As the largest resource of information specific to women's brain health, we are sure you will find what you are looking for, and promise that you will discover new information.
Published on: March 28, 2012
by Jessica Oswald for The Times News:
Chocolate has been getting a lot of buzz recently, and it’s good news for chocolate lovers.
In the past few years, dark chocolate has been linked to numerous health benefits, and now there’s scientific evidence linking heart health and cocoa.
The cocoa bean contains compounds that are called flavanols. Flavanols have been shown to lower blood pressure, improve circulation, increase HDL (the “good” cholesterol), and reduce your overall risk for heart disease.
In the past several months, scientists have come to the conclusion that flavanols work. They believe that part of the reason that flavanols work is because they stimulate the production of nitric oxide, which works to relax your blood vessels.
But there is a catch: It is not known yet how much cocoa is needed for these positive benefits. You’ve also got to remember that it’s the cocoa that contains the benefits, and while cocoa is a component of chocolate, not all chocolates are made equally.
Typically, chocolate is listed with a cocoa percentage on the label. Milk chocolate can contain as little as 10 percent cocoa while dark chocolate bars are typically 50 to 60 percent cocoa. The more cocoa in the chocolate, the higher the flavanol content, and the higher the heart healthy benefit.
There are some other health benefits related to cocoa:
• Brain function. Cocoa improves circulation, and this includes blood flow to the brain. In 2009, a study asked participants to count backward in groups of three. After drinking flavanol-rich hot cocoa, the participants were able to do the calculations more quickly and accurately. They also felt less mentally drained after drinking the hot cocoa.
• Mood improvement. Chocolate contains a compound called phenathylamine, and this compound triggers the release of endorphins. The release of endorphins from chocolate is similar to what people experience when they fall in love. Scientists have also hypothesized that many of the compounds in chocolate positively influence the feel-good chemicals in the brain.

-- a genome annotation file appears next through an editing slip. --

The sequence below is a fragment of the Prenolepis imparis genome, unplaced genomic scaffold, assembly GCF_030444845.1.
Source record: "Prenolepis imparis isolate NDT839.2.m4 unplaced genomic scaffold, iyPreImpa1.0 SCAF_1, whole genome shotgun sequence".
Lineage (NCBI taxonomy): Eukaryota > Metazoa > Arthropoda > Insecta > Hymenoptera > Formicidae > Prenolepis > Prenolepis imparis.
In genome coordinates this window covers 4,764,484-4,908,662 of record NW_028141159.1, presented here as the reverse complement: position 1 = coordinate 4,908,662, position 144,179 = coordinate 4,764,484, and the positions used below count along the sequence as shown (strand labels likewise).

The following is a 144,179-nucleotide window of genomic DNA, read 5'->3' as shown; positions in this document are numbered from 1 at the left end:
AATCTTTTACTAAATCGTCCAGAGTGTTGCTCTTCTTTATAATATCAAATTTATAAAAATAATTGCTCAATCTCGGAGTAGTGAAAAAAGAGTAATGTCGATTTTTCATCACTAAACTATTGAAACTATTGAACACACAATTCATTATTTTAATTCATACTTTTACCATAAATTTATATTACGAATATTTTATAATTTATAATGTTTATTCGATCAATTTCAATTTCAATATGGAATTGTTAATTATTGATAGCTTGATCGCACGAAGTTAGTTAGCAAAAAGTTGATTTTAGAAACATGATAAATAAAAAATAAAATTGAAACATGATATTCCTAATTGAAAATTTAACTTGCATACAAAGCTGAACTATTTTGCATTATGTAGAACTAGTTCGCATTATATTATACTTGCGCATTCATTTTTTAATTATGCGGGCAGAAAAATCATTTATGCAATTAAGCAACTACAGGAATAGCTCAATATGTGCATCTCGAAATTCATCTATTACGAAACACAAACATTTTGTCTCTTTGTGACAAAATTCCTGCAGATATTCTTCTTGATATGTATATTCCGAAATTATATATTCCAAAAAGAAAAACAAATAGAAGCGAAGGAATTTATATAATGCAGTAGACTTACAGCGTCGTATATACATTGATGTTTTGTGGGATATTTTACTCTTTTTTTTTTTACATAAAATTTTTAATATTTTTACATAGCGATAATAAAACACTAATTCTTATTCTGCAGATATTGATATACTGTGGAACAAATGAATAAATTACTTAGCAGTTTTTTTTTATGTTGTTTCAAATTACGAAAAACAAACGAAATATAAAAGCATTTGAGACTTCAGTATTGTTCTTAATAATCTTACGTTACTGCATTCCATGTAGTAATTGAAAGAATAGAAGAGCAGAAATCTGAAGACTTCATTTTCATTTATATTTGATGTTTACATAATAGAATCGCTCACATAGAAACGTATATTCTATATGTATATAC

• Longer life. One study found that people who eat something sweet on occasion (one to three times per month) have lower mortality rates; it was hypothesized that this might be due to the antioxidants in chocolate. Another study found that eating chocolate increases the survival rate after a heart attack.
Even with all of the health benefits associated with chocolate, you still need to moderate your chocolate consumption. Many chocolate products have a high-calorie, high-fat content.
For your chocolate craving fix, stick to dark chocolate with a high cocoa percentage and limit yourself to about 3 ounces per day. Remember, this 3-ounces does contain calories, so you may want to cut back in other areas.
Here’s a recipe to try:
Dark Chocolate Mousse
4 squares dark chocolate baking chocolate
3 cups whipped topping
½ cup fresh raspberries, washed
In a microwaveable bowl, microwave chocolate in 30 second increments until melted, stirring in between.
Add 1 cup whipped topping and stir until well blended. Stir in remaining 2 cups whipped topping.
Divide evenly among dessert dishes and top with raspberries.
Makes 6 ½-cup servings.
• Nutrition facts per serving: 220 calories, 15 grams fat, 20 grams carbohydrates, 3 grams fiber, 2 grams protein.
Maintaining our dignity, independence, and safety is key to maintaining good quality of life as we age. On Tuesday December 11, join Women’s Brain Health Initiative and AGE-WELL and two expert panelists address how technology can support independent...
The administration of general anesthesia (an anesthetic used to induce unconsciousness during surgery), and its potential for long-term cognitive effects, has been under intense scrutiny. Memory loss after surgery affects more than 35% of young adults...
The material presented through the Think Tank feature on this website is in no way intended to replace professional medical care or attention by a qualified practitioner. WBHI strongly advises all questioners and viewers using this feature with health problems to consult a qualified physician, especially before starting any treatment. The materials provided on this website cannot and should not be used as a basis for diagnosis or choice of treatment. The materials are not exhaustive and cannot always respect all the most recent research in all areas of medicine.